in a wlld1 but Ineffectual offort to brush
up his memory.
"D~o you want milk ?"
".No, that ain't it."
"Is It macaronii,muistar'd,ehow-ehow,
soap1 or wino-jelly ?"
''None of them , sir."*'
"Possibly you wam.t a small measure
of beets?"
"Indeed I do not. Then his eyes
sparkled and hie said:
"I have it now. I remember whait I
came in for; It aill conies back to me
like a dream of love."
"What do0 you want?"
"WVell, nowv, it's as plain as (lay.
Wasn't It funny I dildn't think of it bd
"It was rather strange; but what
will you have ?"
"You won't get mad, will you ?"
"Well, then, ll toll you. I just
steppiedl in here to ask you if you'll
scratch my back a little for mes, I have
prickle heat."
A lig Jami of Log.
Trho bIg Jam of 10',000,000 ogs, on
Carratunk Fails, Maine, is broken
at last, 0,000,000 -logs going out at
once0, which was said ~to haave beenm a
grand( sight. It took s~txty-i v6 ninen
th~rteen days to break the Janf and get
the roar over Carratunk Fails.1 A por
tioni of the ledge was removed I'y blast
ing. sOmar Olarkhad- a ore &' of fIfty
me ncarde from the time the first
log stdirted on Moose-river, thea on the
main river, utl this tina, a I not'ai
accident of any kind-has hmapp el to a
man, nlot en the j~aipfng 'a oe.
This naakes.8,000, 'logs th t have
ndssed (Iown~ the riF thi* seas n'
GrindimIX Tool.
Edge tools aito itted up by grinding.
The sharp grit of the grindstone, be
Ing harder than the Iron or steel, cuts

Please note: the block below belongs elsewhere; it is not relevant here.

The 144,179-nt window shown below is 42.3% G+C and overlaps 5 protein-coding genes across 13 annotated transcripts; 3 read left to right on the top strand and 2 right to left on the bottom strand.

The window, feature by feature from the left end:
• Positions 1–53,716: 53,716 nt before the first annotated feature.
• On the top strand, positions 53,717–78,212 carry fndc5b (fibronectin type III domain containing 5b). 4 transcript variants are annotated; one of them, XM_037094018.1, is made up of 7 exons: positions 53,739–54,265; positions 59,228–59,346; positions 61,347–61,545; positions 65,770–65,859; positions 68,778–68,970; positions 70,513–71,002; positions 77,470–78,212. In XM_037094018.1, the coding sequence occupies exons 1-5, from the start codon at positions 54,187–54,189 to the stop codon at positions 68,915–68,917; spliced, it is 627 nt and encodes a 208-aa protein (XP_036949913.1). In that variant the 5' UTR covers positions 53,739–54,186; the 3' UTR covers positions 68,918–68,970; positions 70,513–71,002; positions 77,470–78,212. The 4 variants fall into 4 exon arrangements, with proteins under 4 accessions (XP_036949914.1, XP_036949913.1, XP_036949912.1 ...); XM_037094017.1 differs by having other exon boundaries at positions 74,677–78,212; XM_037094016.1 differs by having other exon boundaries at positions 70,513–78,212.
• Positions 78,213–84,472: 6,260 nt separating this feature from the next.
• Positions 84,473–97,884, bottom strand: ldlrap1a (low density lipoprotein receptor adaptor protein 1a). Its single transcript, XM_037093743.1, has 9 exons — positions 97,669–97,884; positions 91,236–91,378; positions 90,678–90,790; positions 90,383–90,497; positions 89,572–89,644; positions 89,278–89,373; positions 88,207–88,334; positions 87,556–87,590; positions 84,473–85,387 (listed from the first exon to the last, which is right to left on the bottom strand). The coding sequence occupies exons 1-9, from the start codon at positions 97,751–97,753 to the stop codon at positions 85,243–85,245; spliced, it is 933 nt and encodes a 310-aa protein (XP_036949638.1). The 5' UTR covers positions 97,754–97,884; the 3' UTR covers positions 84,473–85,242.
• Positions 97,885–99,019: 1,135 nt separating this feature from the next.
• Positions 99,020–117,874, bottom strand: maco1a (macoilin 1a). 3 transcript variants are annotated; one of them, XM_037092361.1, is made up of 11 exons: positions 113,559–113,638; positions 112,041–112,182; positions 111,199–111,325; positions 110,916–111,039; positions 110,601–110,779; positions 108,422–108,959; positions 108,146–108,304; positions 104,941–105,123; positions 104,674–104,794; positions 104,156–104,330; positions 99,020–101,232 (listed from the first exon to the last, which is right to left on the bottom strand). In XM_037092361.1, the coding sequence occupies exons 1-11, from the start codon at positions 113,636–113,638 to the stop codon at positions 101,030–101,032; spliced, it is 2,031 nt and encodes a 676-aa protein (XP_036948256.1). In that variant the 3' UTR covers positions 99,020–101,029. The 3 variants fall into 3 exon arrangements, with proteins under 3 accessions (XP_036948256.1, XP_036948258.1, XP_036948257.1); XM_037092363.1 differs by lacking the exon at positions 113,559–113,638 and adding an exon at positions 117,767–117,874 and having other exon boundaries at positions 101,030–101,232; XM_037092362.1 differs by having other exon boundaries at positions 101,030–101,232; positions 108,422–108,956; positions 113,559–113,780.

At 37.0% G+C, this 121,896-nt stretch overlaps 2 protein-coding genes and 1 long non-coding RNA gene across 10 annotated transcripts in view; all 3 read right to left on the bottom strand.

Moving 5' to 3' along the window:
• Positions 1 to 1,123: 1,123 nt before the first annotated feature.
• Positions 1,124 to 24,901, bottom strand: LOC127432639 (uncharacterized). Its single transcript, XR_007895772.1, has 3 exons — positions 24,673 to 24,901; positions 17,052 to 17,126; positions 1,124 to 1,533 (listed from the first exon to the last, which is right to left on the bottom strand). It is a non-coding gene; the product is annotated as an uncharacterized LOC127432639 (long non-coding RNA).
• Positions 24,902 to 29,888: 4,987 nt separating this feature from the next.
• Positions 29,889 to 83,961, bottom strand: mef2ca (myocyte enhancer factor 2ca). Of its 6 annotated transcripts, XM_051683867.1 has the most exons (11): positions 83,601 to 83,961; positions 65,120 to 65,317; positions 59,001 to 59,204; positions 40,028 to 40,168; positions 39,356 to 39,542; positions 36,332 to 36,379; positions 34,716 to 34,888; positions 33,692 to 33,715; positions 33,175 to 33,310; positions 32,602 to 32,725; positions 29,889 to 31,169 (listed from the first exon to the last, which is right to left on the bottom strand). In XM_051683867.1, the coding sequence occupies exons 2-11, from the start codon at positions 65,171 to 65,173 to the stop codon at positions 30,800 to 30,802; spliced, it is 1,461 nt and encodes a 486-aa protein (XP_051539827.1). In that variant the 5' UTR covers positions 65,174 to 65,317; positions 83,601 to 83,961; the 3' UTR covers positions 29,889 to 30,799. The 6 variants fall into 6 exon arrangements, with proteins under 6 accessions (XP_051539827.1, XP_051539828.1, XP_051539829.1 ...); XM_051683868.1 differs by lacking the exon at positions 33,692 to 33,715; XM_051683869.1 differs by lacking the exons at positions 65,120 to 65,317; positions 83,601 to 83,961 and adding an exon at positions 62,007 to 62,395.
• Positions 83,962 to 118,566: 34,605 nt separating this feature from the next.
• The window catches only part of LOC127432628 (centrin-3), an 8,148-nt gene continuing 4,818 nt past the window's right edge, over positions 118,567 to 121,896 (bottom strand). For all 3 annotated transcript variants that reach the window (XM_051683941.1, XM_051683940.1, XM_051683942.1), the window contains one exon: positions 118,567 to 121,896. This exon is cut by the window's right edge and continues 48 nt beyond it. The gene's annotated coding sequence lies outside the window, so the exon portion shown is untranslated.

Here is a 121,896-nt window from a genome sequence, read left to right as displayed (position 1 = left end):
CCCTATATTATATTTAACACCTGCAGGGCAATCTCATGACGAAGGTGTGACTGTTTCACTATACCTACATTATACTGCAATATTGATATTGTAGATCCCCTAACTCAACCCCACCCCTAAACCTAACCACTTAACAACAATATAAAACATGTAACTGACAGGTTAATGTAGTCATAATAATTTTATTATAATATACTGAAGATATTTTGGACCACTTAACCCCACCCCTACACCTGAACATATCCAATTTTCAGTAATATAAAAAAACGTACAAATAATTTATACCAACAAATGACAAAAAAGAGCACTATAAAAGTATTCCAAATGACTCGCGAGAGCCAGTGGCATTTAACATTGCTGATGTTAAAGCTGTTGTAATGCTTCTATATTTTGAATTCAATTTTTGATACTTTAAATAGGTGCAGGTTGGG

very small channels In the surface of
the metal, and the revolving disk car
ries away all the minute particles that
are detached by the grit. If we were
to examine the surface of the tool that
kias Just beei removed from the griid -
stone. uider the lens of a powerful mi
croscope, It would appear, as it were,
like the rough surface of a lield which
has recently been sacrifleed with some
ilpl~3elt that had formed alternate
ridges and furrows. Hence, as these
ridges and furrows run together from
both sides at the cutting-edge, the
newly-ground edge soms to be formed
of a System of minute teeth, ralther than
to consist of a smooth edge. For this
reason a tool Is first ground on a coarse
stole, so as to wear the surface of tihe
steel away rapidly; then it is polished
on a wheel of anuch liier grit and final
ly, in order to reduce the serrature as
much as Possible, a whetstone of tle
flnest grit must be employed. This
gives a cutting-edge having the smail
est possible serration. A razor, tor
xamnple, does not have a perfec,
utting edge, as one may perceive by
viewing it through a microscope. Be
ginners are sometimes instruEred,
when grinding edge tools, to have the
stone revolve towar1 the cutting edge,
and sometimes from it. When the first
grinding is being Alone it is a matter of
indidll'rence whether this is done or